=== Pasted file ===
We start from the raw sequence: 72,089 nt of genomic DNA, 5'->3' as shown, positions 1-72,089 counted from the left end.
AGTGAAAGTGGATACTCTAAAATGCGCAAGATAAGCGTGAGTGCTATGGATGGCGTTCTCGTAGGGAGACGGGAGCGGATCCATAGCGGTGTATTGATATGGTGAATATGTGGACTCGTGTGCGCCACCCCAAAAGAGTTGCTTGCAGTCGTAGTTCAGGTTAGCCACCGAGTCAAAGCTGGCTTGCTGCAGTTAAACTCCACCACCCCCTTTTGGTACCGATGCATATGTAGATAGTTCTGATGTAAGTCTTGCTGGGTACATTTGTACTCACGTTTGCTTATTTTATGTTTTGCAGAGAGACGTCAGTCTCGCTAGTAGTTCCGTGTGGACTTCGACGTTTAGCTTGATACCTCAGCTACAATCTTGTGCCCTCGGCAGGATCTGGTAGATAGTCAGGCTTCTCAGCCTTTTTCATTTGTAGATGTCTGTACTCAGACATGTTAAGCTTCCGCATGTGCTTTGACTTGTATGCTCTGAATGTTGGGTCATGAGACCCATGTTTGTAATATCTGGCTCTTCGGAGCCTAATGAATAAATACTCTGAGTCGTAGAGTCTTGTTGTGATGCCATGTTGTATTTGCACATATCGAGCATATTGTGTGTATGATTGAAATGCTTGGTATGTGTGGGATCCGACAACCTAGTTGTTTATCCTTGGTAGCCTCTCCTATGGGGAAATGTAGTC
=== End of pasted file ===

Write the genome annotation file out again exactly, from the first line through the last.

We start from the raw sequence: 72,089 nt of genomic DNA, 5'->3' as shown, positions 1-72,089 counted from the left end.
AGTGAAAGTGGATACTCTAAAATGCGCAAGATAAGCGTGAGTGCTATGGATGGCGTTCTCGTAGGGAGACGGGAGCGGATCCATAGCGGTGTATTGATATGGTGAATATGTGGACTCGTGTGCGCCACCCCAAAAGAGTTGCTTGCAGTCGTAGTTCAGGTTAGCCACCGAGTCAAAGCTGGCTTGCTGCAGTTAAACTCCACCACCCCCTTTTGGTACCGATGCATATGTAGATAGTTCTGATGTAAGTCTTGCTGGGTACATTTGTACTCACGTTTGCTTATTTTATGTTTTGCAGAGAGACGTCAGTCTCGCTAGTAGTTCCGTGTGGACTTCGACGTTTAGCTTGATACCTCAGCTACAATCTTGTGCCCTCGGCAGGATCTGGTAGATAGTCAGGCTTCTCAGCCTTTTTCATTTGTAGATGTCTGTACTCAGACATGTTAAGCTTCCGCATGTGCTTTGACTTGTATGCTCTGAATGTTGGGTCATGAGACCCATGTTTGTAATATCTGGCTCTTCGGAGCCTAATGAATAAATACTCTGAGTCGTAGAGTCTTGTTGTGATGCCATGTTGTATTTGCACATATCGAGCATATTGTGTGTATGATTGAAATGCTTGGTATGTGTGGGATCCGACAACCTAGTTGTTTATCCTTGGTAGCCTCTCCTATGGGGAAATGTAGTC